Karl Gallagher (libertarianhawk) wrote,
Karl Gallagher
libertarianhawk

Gay Marriage Comes Full Circle

A local elected official is defying the law to prevent gay marriage in her town. Which is a fitting end for the process, as gay marriage in the USA began with a local elected official defying the law to enable gay marriage in his town (Gavin Newsom, for my less historically inclined readers). Gavin succeeded because he started a preference cascade. People all over the country, forced to confront the idea of gay marriage, shrugged and said, "Eh, okay." Which meant something totally off the table suddenly became negotiable.

Let's take a look at how unthinkable the concept had been before 2004. Look at this cartoon from 1980:
gahan wilson gay marriage.jpg
Treats the whole concept as a joke, right? By 2015's standards that's rude. Now consider what kind of joke it was. Gahan Wilson specializes in cartoons of hideous monsters and eviscerated children. So it's a horror joke. And it appeared in Playboy, so a joke restricted to the sturdy-minded.

Andrew Sullivan wrote a serious essay proposing gay marriage in the New Republic in 1989. Even to that very liberal audience it was considered a radical idea. Sullivan said the most common response was laughter. It seemed to be one of the many wonkish proposals that never go anywhere.

Another example from 1997: in the Babylon 5 episode "Racing Mars" (s4e10) two men are given the identity of newlyweds. So it was an idea that audiences could handle . . . as being in place over two hundred years in the future. The audience for that was restricted to people who weren't bothered by the thought of people from two different species marrying, so again sturdy-minded. It was up there with the reference to a female Pope from the same season--an obscure joke to show how different things were in the future.

Then Gavin Newsom pushed it into the now. And eleven years later his counterpart Kim Davis is being sent to jail for the flip side of the same cause. This is staggeringly fast for a change in law and culture.

Look at how long it took to change the laws and attitudes on interracial marriage:

And that graph needs an update--the solid blue line just shot up to 100%.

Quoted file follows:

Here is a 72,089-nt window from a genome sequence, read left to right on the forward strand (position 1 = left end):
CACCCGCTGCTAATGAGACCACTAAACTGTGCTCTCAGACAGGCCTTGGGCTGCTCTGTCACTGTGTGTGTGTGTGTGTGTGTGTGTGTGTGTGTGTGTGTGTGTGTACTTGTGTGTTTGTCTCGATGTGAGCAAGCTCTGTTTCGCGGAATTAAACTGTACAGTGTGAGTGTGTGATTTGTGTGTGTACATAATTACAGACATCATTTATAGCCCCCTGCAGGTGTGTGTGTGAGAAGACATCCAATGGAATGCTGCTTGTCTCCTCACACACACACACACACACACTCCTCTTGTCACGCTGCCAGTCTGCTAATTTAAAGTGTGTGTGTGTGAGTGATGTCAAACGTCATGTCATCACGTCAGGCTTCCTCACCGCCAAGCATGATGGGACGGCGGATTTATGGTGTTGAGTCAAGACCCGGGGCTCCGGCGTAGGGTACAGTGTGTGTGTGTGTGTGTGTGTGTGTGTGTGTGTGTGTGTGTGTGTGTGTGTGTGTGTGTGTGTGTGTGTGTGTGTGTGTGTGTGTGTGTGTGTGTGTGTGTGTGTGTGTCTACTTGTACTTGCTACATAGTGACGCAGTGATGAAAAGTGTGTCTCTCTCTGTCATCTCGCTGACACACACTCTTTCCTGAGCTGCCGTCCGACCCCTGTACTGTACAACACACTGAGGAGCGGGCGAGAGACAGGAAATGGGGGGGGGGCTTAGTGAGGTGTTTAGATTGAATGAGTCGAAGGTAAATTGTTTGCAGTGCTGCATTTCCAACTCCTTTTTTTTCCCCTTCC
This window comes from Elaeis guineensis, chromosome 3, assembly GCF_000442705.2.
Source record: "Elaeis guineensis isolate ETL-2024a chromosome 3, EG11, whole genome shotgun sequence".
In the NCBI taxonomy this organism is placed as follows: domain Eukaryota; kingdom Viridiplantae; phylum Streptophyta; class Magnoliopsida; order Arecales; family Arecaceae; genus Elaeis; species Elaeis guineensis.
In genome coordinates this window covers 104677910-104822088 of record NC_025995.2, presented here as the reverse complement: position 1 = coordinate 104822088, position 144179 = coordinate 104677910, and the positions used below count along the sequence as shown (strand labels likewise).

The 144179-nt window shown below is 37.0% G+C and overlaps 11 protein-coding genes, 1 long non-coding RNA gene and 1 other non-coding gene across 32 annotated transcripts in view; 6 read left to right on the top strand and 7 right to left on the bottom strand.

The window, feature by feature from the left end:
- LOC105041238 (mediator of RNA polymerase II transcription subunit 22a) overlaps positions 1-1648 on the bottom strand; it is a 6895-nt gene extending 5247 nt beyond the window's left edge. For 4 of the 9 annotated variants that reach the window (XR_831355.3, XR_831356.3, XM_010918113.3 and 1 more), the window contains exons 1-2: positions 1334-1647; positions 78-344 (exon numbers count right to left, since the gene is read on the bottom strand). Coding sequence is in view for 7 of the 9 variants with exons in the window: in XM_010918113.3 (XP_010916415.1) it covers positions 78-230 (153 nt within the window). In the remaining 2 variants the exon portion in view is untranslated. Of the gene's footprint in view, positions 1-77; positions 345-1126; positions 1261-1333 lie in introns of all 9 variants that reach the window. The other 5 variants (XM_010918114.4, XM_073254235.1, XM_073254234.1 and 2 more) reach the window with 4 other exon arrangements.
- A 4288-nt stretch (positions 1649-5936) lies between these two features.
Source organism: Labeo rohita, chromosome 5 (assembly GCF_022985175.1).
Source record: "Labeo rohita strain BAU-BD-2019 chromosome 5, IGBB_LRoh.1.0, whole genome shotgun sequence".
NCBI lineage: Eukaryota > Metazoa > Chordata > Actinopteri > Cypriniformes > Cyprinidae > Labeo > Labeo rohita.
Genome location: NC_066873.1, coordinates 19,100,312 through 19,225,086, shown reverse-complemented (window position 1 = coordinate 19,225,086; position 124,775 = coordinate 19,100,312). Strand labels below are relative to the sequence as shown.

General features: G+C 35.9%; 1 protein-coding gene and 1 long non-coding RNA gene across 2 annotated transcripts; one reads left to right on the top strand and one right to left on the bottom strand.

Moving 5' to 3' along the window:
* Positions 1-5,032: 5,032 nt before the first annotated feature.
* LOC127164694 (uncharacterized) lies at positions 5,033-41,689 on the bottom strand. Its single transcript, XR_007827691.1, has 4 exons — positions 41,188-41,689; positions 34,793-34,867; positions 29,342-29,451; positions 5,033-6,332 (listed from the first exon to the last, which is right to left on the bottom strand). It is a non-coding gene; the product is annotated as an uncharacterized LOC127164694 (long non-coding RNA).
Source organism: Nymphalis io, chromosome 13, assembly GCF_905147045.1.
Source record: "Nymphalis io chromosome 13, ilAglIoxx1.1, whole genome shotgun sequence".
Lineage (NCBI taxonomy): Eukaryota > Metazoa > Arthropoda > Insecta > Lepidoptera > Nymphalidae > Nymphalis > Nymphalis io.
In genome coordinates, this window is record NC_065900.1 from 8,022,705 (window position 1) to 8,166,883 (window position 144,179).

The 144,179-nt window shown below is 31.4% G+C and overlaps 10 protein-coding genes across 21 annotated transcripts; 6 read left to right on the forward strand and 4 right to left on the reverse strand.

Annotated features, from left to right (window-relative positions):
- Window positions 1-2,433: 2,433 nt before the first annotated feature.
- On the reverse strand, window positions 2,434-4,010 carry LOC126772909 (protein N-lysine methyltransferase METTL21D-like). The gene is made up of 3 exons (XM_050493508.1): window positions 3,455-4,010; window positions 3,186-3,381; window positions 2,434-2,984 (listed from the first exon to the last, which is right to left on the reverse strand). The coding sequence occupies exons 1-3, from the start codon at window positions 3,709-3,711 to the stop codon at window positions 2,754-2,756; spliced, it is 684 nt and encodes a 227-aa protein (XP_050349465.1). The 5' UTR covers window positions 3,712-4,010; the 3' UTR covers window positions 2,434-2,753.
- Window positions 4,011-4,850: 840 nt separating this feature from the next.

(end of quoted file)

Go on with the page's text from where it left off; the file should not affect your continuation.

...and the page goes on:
Why did this happen so fast?

I think the biggest factor is that nobody's mind was changed. Public opinion on gay marriage can be divided into three groups--people who actively wanted it (But before 2004 considered it unattainable), people who don't object to it or consider it a "nice to have," and those who actively oppose it. There hasn't been significant movement among the groups.

With interracial marriage the size of the groups changed, mostly by the old generation dying off and new voters with different views coming of age. Eventually there was enough support that states began repealing their laws and judges were willing to take a stand for civil rights. This was driven by many other votes on civil rights acts and elections where politicians had to take stands on civil rights. Eventually it became clear the majority accepted it, even if they didn't like it.

Gay marriage was not majority vote driven. State referendums opposed it even in liberal states such as California. Politicians opposed it during elections only to reveal their support later (Obama did support it during his re-election campaign). More states had gay marriage legalized by judicial rulings than legislative votes. And the final legalization came from the Supreme Court.

What we're seeing here is that a lot of politicians and judges are in the middle group, considering gay marriage "nice to have" and willing to follow the lead of which ever group of activists currently has more clout. That doesn't settle the issue, especially when the final vote on it is 5-4. That tells the activists on the losing side "find one more vote," not "give up, you're outnumbered."

Kim Davis and her supporters are hoping her martyr act will start a preference cascade the other way. I don't see it happening. Instead we're going to have incredible sturm and drang over every upcoming Supreme Court appointment. Which will be a change from those being driven by abortion politics, another issue where majorities don't rule (if politicians had to live with the abortion laws they passed instead of expecting them to thrown out by judges we'd see more European-style compromises instead of grandstanding).

I'm all for gay marriage. It's a step forward for personal freedom. It lays the groundwork for more changes I'd like to see. I just wish I had been passed by referendums and legislatures instead of judges. Democracy is already being weakened by the incredible amount of power held by unelected bureaucrats enforcing laws. With unelected judges making new ones there's even less connection between what people want and what the government does. If that goes too far we'll lose democracy as a way for settling our differences . . . and I don't like the alternatives.
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